Windows Server 2008 will remain a bit longer in Microsoft’s support roadmap, as the company has just added two more years to its support lifetime.
The Redmond-based company planned to have Windows Server 2008 entering the extended, paid support in January 2013, but it has made a change to this timeframe, pushing the date back to January 15th, 2015. This means that the platform will benefit from two more years of free, mainstream support, and it will benefit from extended until 2020. All these changes are visible on the company's support website.
Usually, the software giant offers five years of mainstream support for its operating system flavors, along with five more years of extended support.
While all updates and patches are offered for free for the platform during the mainstream support period, only security updates continue to be pushed out without charge in the Extended Support period.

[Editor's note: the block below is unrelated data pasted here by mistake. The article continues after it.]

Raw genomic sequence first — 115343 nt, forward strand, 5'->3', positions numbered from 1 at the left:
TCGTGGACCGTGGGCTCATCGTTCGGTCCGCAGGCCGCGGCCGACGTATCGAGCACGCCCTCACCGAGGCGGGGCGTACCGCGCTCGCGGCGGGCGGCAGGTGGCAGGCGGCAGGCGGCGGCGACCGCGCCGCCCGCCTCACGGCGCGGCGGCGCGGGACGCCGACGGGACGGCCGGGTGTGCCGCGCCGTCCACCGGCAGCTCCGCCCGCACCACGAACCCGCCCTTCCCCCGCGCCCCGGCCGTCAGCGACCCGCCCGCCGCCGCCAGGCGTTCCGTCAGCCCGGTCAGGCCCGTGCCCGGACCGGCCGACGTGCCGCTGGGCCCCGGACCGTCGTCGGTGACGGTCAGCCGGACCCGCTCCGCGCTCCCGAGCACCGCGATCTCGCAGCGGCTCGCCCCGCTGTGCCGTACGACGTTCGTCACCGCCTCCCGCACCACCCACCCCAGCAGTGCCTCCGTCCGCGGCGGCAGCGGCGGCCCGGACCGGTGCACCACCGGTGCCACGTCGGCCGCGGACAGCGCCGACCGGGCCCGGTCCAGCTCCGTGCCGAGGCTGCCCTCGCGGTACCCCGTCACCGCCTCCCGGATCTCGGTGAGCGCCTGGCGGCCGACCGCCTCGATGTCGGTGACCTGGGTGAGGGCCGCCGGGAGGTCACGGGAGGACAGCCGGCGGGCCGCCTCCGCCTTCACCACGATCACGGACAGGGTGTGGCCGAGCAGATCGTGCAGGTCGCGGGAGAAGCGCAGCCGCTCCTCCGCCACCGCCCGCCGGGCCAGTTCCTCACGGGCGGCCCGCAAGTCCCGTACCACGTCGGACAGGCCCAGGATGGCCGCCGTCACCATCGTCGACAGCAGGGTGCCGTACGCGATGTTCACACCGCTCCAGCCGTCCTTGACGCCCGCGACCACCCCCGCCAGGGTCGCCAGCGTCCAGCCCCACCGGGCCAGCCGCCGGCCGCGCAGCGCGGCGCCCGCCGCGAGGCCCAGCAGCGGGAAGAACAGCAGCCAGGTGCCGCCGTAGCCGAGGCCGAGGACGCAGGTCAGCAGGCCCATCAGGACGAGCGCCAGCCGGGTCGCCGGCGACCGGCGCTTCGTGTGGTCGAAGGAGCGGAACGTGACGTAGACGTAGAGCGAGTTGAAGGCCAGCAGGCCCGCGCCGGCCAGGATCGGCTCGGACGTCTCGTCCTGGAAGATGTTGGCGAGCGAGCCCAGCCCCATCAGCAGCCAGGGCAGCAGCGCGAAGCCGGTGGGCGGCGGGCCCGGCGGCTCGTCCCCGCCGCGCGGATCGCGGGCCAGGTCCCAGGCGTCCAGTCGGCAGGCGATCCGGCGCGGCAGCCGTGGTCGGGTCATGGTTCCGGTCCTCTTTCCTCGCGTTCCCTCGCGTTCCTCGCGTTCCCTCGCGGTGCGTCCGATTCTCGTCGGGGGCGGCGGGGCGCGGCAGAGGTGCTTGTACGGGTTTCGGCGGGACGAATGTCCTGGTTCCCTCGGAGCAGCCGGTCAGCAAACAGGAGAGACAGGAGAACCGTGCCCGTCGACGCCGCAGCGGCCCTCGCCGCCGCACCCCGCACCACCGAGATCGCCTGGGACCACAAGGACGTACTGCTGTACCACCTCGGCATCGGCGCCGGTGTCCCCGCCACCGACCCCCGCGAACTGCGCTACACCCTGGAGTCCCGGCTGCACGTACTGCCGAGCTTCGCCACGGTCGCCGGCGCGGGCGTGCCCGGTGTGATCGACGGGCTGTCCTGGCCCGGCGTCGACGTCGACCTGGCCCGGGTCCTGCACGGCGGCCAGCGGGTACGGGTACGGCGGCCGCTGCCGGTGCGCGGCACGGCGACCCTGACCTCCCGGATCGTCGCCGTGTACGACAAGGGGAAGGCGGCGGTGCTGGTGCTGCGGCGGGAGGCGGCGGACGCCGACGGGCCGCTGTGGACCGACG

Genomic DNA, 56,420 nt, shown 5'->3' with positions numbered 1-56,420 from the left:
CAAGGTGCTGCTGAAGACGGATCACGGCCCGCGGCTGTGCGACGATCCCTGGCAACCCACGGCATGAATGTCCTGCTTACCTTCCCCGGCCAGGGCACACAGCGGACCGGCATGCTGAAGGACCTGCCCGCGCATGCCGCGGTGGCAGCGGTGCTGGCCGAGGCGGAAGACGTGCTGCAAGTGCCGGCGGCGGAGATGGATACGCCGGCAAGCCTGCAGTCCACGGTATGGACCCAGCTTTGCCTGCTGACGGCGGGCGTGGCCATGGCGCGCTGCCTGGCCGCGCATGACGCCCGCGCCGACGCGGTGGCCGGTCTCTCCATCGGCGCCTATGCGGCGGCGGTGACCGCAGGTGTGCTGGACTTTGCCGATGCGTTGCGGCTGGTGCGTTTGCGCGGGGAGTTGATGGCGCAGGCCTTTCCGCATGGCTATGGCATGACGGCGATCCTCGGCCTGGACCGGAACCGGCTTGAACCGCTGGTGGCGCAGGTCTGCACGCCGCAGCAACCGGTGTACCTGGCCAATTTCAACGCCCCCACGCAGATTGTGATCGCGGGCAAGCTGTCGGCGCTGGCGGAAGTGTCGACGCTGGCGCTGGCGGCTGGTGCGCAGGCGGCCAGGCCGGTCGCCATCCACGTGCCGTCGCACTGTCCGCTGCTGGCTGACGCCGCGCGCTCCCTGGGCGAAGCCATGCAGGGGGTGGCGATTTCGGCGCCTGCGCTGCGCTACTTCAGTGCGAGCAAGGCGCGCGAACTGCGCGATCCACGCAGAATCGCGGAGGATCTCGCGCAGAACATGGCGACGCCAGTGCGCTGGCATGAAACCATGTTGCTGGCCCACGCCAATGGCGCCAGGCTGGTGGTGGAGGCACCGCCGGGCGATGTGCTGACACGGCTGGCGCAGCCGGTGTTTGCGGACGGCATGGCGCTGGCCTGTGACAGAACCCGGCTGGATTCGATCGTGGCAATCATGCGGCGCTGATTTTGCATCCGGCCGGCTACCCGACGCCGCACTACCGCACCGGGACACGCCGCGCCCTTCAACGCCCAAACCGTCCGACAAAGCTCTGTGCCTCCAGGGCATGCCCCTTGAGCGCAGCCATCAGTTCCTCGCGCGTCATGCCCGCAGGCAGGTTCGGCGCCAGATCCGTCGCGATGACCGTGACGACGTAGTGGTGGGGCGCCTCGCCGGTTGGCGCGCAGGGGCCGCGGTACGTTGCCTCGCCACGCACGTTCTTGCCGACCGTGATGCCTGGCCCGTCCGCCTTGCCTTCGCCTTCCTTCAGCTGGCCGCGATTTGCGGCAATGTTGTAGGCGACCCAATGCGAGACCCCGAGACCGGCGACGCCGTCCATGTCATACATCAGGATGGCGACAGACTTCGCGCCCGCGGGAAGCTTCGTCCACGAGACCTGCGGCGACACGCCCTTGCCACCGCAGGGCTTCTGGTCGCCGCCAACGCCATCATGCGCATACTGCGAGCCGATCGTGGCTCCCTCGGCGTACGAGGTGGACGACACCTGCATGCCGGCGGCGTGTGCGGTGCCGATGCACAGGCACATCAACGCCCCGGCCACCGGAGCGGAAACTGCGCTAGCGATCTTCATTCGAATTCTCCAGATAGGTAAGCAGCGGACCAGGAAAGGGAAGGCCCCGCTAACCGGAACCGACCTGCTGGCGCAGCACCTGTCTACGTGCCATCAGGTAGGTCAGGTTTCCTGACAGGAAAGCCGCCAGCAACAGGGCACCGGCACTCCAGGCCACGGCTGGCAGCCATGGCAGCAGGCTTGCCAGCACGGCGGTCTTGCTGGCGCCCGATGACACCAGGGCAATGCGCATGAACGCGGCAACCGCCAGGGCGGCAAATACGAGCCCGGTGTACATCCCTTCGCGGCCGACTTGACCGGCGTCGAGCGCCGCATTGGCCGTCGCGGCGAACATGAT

“The Microsoft policy provides a minimum of five years of Mainstream Support or two years of Mainstream Support after the successor product ships, whichever is longer,” Microsoft notes.
“Modifications to the expiration dates for Windows Server 2008 are a result of the launch of Windows Server 2012, giving customers the additional 2 years of support,” the company continues.
As ZDNet’s Mary Jo Foley notes, this is a different move than the one Microsoft made with Windows XP, which has seen its support period being extended due to the high popularity of the platform.
The support for this desktop client will be discontinued on April 8, 2014, which means that no new security fixes or other updates for it will be released from that day forth.
Microsoft has been long reminding its customers of this state of fact, and is doing so now as well, encouraging them to come up with upgrade strategies.
“If Windows XP is still being run in your environment and you feel that migration will not be complete by April 8, 2014, or you haven't begun migration yet, Microsoft is eager to help,” the company noted in its support lifecycle quarterly newsletter.